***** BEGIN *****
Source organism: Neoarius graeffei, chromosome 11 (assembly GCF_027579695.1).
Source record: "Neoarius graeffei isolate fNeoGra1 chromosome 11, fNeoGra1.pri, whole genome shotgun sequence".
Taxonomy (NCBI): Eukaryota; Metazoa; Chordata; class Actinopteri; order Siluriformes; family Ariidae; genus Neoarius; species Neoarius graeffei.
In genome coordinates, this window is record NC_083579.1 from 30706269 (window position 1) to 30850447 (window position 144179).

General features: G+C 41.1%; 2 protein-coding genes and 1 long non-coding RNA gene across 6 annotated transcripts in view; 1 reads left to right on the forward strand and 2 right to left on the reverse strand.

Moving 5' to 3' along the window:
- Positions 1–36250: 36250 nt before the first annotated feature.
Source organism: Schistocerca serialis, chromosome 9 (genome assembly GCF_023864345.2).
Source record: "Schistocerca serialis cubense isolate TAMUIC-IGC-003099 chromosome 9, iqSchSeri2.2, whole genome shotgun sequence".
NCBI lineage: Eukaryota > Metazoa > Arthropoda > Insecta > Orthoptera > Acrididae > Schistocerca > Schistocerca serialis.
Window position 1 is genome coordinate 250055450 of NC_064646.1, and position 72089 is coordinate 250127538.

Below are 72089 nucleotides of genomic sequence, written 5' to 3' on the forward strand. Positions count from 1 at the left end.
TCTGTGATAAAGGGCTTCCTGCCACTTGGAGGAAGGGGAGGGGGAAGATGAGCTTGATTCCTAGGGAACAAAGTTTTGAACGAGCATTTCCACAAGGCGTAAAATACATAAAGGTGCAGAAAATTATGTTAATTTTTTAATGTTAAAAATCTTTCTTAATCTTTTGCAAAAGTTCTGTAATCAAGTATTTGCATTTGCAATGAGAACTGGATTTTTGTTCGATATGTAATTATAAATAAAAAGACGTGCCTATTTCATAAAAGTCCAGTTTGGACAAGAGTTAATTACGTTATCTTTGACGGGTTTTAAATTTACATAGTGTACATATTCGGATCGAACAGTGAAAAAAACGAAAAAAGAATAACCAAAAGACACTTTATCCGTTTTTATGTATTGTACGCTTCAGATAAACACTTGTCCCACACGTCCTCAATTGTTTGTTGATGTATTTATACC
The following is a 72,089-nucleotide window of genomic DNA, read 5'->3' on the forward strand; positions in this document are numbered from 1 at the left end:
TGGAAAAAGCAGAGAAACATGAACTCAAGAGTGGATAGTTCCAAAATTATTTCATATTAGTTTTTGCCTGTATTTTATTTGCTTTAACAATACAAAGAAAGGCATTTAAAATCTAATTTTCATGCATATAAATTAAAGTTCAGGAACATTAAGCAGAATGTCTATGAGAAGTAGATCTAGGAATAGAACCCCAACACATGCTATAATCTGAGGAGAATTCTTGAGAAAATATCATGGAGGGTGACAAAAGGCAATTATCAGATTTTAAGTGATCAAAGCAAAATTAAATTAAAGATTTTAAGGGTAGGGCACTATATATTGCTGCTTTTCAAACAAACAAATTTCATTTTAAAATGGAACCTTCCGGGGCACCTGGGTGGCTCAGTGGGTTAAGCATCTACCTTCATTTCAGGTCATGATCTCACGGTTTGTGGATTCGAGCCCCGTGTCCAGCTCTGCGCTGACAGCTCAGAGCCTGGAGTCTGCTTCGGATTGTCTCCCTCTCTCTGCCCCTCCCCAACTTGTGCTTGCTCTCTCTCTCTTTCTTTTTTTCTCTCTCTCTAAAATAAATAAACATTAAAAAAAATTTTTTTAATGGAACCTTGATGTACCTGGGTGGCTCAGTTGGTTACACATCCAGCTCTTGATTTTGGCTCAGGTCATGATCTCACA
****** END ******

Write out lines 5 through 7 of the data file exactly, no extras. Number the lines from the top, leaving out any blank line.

General features: G+C 41.1%; 2 protein-coding genes and 1 long non-coding RNA gene across 6 annotated transcripts in view; 1 reads left to right on the forward strand and 2 right to left on the reverse strand.

Moving 5' to 3' along the window:
- Positions 1–36250: 36250 nt before the first annotated feature.